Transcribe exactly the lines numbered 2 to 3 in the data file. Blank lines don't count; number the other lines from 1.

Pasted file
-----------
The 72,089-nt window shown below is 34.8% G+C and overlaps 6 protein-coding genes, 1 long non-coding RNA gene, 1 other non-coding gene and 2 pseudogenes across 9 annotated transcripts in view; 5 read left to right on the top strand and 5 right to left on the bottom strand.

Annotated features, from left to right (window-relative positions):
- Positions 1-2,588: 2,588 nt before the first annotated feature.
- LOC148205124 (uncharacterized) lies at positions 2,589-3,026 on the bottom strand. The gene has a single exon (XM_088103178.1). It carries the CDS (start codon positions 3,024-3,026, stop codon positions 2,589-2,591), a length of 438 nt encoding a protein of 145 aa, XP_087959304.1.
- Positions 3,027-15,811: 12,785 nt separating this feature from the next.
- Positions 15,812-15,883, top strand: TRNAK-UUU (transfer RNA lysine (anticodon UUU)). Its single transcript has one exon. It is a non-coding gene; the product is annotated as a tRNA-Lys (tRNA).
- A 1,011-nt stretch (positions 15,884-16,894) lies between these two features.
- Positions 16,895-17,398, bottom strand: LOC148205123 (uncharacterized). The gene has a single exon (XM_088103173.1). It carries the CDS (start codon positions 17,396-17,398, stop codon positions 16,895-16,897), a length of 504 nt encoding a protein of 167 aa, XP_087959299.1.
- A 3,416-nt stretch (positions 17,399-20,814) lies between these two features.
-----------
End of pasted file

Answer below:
Annotated features, from left to right (window-relative positions):
- Positions 1-2,588: 2,588 nt before the first annotated feature.